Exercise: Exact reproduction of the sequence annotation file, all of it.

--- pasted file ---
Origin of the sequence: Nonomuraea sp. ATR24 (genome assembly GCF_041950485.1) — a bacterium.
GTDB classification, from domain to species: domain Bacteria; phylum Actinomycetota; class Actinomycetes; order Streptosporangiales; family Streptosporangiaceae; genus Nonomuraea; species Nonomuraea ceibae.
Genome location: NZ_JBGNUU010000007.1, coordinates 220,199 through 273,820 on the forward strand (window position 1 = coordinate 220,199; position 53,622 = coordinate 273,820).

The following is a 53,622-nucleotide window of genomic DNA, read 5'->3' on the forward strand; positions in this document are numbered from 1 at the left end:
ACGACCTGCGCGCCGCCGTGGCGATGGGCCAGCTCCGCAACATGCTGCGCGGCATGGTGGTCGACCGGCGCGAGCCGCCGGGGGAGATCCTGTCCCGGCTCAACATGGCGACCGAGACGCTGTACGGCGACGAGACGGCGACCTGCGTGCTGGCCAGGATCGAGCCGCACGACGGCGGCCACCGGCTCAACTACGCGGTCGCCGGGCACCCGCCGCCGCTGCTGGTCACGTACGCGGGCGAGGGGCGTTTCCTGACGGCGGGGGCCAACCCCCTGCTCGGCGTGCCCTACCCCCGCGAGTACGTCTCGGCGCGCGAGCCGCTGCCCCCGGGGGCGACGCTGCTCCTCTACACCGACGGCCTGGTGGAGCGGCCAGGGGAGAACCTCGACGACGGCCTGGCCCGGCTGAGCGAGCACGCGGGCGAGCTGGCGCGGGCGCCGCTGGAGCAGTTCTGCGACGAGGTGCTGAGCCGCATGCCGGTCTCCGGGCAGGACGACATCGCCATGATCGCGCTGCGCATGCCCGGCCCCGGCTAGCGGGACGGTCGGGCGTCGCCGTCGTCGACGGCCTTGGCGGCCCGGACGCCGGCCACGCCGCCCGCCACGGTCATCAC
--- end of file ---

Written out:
Origin of the sequence: Nonomuraea sp. ATR24 (genome assembly GCF_041950485.1) — a bacterium.
GTDB classification, from domain to species: domain Bacteria; phylum Actinomycetota; class Actinomycetes; order Streptosporangiales; family Streptosporangiaceae; genus Nonomuraea; species Nonomuraea ceibae.
Genome location: NZ_JBGNUU010000007.1, coordinates 220,199 through 273,820 on the forward strand (window position 1 = coordinate 220,199; position 53,622 = coordinate 273,820).

The following is a 53,622-nucleotide window of genomic DNA, read 5'->3' on the forward strand; positions in this document are numbered from 1 at the left end:
ACGACCTGCGCGCCGCCGTGGCGATGGGCCAGCTCCGCAACATGCTGCGCGGCATGGTGGTCGACCGGCGCGAGCCGCCGGGGGAGATCCTGTCCCGGCTCAACATGGCGACCGAGACGCTGTACGGCGACGAGACGGCGACCTGCGTGCTGGCCAGGATCGAGCCGCACGACGGCGGCCACCGGCTCAACTACGCGGTCGCCGGGCACCCGCCGCCGCTGCTGGTCACGTACGCGGGCGAGGGGCGTTTCCTGACGGCGGGGGCCAACCCCCTGCTCGGCGTGCCCTACCCCCGCGAGTACGTCTCGGCGCGCGAGCCGCTGCCCCCGGGGGCGACGCTGCTCCTCTACACCGACGGCCTGGTGGAGCGGCCAGGGGAGAACCTCGACGACGGCCTGGCCCGGCTGAGCGAGCACGCGGGCGAGCTGGCGCGGGCGCCGCTGGAGCAGTTCTGCGACGAGGTGCTGAGCCGCATGCCGGTCTCCGGGCAGGACGACATCGCCATGATCGCGCTGCGCATGCCCGGCCCCGGCTAGCGGGACGGTCGGGCGTCGCCGTCGTCGACGGCCTTGGCGGCCCGGACGCCGGCCACGCCGCCCGCCACGGTCATCAC